The ending of a movie is supposed to be the best part, where everything ties together into an emotionally satisfying conclusion that sends audiences out of the theater feeling content. These classic movies with bad endings prove that you can mess that up and still emerge a fan-favorite.
It's an interesting phenomenon. Some films are so good that viewers are mostly willing to look past the fact that they bungle things at the end. For this to happen, literally everything else about the picture has to operate at peak level. If that occurs, people are likely to overlook a wrap-up that's too bleak, or that leaves a lot of questions unanswered, or that inadvertently sends the wrong message.
If we're being honest, this sort of cinematic forgiveness is probably healthy. There's no such thing as a perfect movie, so if we can't overlook a flaw or two, we'll never enjoy anything. The following films work so phenomenally that you probably don't mind their faulty finales.
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The Film: Clean-cut Sandy (Olivia Newton-John) has an on-again/off-again relationship with cool dude Danny (John Travolta). Their friends offer varying degrees of disapproval.
The Ending: Sandy reveals an edgier side, Danny shows that he can clean himself up, and the entire cast sings "We Go Together." Danny and Sandy hop into a car that flies into the air, leaving everyone else behind.
Why It Doesn't Hold Up: Musicals are inherently unrealistic. In real life, people don't spontaneously burst into song or synchronized dance moves. Nonetheless, it's essential for any movie to adhere to its own logic. Grease breaks that with its inexplicable flying car. Nothing else in the film has this level of fantasy, so it stands out like a sore thumb.
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The Film: Jack (Leonardo DiCaprio) and Rose (Kate Winslet) fall in love on the ill-fated boat. When it hits an iceberg, they struggle to stay alive.
The Ending: Jack puts Rose on a door to stay afloat, but he passes of hypothermia from the cold water. Jumping back to the present day, the aged Rose lets the Heart of the Ocean diamond fall into the water.
Why It Doesn't Hold Up: As Titanic fans have been saying for years, Jack didn't need to go. That was a pretty big door he had Rose board. He presumably could have climbed up there with her, which would have saved his life and allowed their romance to continue. His end feels like a cheat to make the movie into a tearjerker. Writer/director James Cameron even admitted he wanted Jack to perish because it would be powerful.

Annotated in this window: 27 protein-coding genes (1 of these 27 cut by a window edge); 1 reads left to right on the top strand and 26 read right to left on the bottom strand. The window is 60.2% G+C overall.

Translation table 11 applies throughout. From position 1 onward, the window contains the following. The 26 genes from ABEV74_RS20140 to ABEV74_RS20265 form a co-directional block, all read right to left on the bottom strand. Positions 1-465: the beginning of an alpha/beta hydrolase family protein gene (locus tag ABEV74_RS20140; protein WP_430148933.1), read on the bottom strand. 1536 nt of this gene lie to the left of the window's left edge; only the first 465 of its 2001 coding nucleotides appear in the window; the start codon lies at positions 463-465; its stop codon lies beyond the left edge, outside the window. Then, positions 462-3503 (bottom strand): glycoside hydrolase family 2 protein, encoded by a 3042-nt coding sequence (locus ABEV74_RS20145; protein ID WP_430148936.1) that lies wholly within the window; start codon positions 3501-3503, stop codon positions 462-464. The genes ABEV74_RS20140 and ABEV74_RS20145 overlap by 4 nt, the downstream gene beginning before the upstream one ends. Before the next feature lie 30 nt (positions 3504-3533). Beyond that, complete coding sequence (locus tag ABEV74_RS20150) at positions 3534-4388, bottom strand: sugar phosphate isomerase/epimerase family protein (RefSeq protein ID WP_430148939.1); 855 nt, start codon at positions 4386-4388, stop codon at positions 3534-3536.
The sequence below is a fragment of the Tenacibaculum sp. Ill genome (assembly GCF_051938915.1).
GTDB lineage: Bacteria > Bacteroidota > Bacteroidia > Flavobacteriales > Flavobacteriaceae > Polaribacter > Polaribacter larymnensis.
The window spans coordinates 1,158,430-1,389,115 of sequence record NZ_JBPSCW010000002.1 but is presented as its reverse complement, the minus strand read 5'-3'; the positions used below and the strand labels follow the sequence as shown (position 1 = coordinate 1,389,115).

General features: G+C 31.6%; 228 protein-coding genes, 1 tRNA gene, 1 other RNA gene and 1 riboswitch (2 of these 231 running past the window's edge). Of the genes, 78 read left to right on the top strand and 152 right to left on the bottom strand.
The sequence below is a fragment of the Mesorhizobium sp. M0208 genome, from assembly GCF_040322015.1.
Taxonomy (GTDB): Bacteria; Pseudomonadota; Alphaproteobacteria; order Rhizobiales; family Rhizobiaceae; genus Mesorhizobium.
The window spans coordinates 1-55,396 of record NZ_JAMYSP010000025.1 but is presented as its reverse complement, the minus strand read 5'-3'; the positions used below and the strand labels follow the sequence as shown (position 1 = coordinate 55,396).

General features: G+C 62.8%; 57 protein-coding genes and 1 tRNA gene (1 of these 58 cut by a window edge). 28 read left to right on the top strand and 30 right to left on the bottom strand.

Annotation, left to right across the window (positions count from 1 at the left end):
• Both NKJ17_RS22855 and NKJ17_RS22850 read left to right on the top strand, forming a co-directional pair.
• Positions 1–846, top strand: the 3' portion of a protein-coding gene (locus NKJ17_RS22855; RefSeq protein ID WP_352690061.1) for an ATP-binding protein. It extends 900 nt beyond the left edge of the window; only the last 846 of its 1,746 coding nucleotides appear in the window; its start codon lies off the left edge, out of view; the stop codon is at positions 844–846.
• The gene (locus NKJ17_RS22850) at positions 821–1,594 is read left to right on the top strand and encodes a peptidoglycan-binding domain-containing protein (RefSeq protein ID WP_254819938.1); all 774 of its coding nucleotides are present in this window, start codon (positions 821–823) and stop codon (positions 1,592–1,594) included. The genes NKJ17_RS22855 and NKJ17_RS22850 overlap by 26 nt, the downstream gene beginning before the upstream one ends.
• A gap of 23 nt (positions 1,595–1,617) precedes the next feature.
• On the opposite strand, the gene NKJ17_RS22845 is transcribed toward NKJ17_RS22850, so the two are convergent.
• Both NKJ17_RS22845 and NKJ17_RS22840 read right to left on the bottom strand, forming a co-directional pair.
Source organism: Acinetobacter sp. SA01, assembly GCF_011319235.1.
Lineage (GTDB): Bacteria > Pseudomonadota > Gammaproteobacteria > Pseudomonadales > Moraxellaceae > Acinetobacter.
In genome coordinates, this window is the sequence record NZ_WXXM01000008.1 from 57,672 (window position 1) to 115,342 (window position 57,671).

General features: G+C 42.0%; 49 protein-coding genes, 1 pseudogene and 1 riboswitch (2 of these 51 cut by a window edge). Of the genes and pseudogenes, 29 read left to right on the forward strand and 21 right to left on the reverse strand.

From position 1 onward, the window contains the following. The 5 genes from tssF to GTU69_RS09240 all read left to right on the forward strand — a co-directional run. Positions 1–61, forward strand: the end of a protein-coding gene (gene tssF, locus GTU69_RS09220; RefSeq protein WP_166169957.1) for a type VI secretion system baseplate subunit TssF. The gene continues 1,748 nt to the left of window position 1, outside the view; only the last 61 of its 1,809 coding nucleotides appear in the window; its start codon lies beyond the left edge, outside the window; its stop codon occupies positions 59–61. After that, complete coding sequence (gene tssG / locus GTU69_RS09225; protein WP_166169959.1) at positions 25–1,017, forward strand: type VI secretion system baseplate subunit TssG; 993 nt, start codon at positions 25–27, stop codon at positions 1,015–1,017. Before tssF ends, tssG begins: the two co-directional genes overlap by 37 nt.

There's also something off-putting about Rose tossing the diamond. We're told it once belonged to Louis XVI and has a value of millions of dollars. Why would anyone casually throw away something with so much historical and financial value?
The Film: Tony Manero (John Travolta) works in a hardware store by day. At night, he's the king of the disco dance floor. He eventually finds a dance partner named Stephanie and falls in love.
The Ending: After getting dumped and then seeing one of his best friends lose their life in a freak accident, Tony goes to Stephanie's apartment to apologize for being a jerk. She agrees to be friends with him. The movie ends on a freeze frame of Stephanie holding him in her arms as the Bee Gees "How Deep Is Your Love" plays on the soundtrack.
Why It Doesn't Hold Up: Tony puts Stephanie through a lot in Saturday Night Fever, including giving away the dance trophy they win. The reason she breaks up with him, though, is because he attempts to force himself on her. When he shows up sad later, she conveniently forgets all about this. By letting him off the hook, the film implies these behaviors are no big deal.
The Film: Married man Dan (Michael Douglas) cheats on his wife, Beth (Anne Archer), only to have his mistress, Alex (Glenn Close), turn on him when he tries to end things.
The Ending: Alex comes at Beth with a knife in the bathroom. Dan rushes in and shoves Alex into a tub full of water, where she seemingly perishes. As he sits on the edge and catches his breath, she springs back up with a scream and goes after him with the knife. Beth then fires at her and stops her for good.
Why It Doesn't Hold Up: It took quite a few years for people to realize how disappointing Fatal Attraction's ending is. At the time, audiences got caught up in the excitement and drama of it. Time and repeat viewings exposed the finale's weakness, though.
For starters, it employs the age-old "psycho's last grab" cliché, in which the villain appears to be finished, only to come back for one last "gotcha" moment. This device was common in '80s horror fare, like the Friday the 13th movies. Using it in an otherwise sophisticated drama was a cheap trick.
The disappointment factor was laid even barer when the original ending was made available as a bonus feature on the DVD. In it, Alex off herself using a knife that has Dan's fingerprints on it, thereby framing him. This finale is far more in line with the story's overall tone. Incidentally, Glenn Close, Anne Archer, and director Adrian Lyne all hated the theatrically released ending.